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On The Illusion of Luck.

It’s not uncommon for me to tell someone about the things happening in my life only to hear them say, “man, you’re so lucky!” In theory that’s a nice response right? But, I’ve found myself so tired of hearing that. Attributing all of the good things in my life to luck is minimizing all of the effort that has gone into having the life that makes me feel the most alive.


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Even I have times where I attribute my life to luck.
But, the truth is that luck is an illusion just like fear or control. It’s simply a way for us to not take credit or give gratitude for the amazing things happening in our lives. For those of us who grew up believing humility is the only way to be a good person it can be particularly difficult to be proud of ourselves or give credit to ourself for the hard work and determination we exhibit in our life. For people who like to think that they earn everything through handwork and determination it can be hard for them to show gratitude to the people who contribute to their life in meaningful ways.

But, minimizing the good things in my existence to sheer luck is meaningless and frankly a lie and it does no one any favors.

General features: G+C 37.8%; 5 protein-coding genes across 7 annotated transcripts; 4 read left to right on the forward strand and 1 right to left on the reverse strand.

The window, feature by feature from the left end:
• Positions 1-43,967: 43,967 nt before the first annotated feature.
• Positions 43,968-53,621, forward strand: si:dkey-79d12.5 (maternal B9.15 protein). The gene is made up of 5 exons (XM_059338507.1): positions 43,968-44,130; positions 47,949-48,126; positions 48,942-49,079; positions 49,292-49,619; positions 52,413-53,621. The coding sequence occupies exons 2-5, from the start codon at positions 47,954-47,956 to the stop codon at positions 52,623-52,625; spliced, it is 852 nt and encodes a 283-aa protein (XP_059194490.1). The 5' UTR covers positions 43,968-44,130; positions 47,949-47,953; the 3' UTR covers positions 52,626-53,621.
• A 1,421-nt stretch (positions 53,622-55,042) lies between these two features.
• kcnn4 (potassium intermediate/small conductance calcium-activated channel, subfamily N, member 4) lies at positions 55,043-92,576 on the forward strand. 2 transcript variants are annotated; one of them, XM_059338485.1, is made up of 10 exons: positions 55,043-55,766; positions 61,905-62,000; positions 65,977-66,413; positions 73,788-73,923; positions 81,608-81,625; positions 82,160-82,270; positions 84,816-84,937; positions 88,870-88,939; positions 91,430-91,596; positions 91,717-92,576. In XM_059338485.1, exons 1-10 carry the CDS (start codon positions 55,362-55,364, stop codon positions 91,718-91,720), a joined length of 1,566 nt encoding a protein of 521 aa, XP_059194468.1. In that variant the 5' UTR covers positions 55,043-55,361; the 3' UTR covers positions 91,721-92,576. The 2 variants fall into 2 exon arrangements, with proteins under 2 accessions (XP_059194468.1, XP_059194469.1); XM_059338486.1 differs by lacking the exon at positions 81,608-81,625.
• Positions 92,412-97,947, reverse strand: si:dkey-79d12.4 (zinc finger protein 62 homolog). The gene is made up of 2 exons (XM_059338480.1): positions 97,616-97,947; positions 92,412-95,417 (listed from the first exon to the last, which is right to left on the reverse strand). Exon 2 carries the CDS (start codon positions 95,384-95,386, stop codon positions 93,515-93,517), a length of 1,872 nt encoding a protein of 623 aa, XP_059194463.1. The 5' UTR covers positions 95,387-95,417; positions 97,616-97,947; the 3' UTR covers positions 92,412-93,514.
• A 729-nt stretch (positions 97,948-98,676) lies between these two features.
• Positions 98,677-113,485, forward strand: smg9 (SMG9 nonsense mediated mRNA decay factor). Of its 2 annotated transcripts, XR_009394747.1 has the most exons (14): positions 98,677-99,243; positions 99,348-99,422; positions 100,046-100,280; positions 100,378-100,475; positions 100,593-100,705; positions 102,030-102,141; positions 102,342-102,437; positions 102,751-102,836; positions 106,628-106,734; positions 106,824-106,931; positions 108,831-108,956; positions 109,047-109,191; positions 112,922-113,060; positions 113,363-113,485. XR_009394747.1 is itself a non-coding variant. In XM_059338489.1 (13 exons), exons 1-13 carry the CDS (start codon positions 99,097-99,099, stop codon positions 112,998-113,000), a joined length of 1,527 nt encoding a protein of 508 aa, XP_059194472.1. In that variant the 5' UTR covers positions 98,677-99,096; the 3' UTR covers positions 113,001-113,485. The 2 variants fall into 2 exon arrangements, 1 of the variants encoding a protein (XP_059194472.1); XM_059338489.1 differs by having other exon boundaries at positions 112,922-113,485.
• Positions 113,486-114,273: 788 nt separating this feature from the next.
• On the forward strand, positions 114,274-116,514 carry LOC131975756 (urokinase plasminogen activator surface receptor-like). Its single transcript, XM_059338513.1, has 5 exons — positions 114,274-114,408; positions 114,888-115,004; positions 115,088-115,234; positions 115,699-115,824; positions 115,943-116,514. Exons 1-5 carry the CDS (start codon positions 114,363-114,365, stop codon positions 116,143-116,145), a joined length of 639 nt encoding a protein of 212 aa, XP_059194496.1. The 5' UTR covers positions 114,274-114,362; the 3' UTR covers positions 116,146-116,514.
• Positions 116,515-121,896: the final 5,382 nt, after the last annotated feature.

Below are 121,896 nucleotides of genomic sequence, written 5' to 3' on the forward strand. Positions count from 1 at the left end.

I have a relationship that I love, but, it has been built out of hard work, persistence and risk. We’ve both shown up on a regular basis and pushed through our fears to make the most of our time together. We could have given up already, we could have run in the other direction at the first sign of difficulties, but, we chose to stay and to talk and to get better.

I work for myself and get to set my own schedule, but, I’ve made it through weeks of hardly making any money and scraping together my change just to make it by. I’ve learned to tolerate a level of stress that is superhuman, I have friends and family that support and encourage me and I’ve accepted a level of risk in my career that can be paralyzing for other people.

I have friendships that contribute beautifully to my life, but, I was patient and picky and kind. I made a choice to be friendly and open and engaging with people and then I made another difficult choice to not allow people in my life who aren’t supportive and loving and inspiring. I risked loneliness in belief that the right people would come my way.

You see, I’m not lucky. I’m open, persistent, patient and I’m open to taking risks.

The danger with giving credit to luck is that it can easily serve as a crutch for not doing the things you want with your life. Looking at someone who you think has it all and saying, ‘you’re so lucky.’ is eliminating your responsibility in the way your life turns out.

Instead, I encourage you to look at their life, ask what they must have gone through to have the things they have and ask yourself how you can be more open, persistent, patient and willing to take risks.

with love,


M o r e   i n f o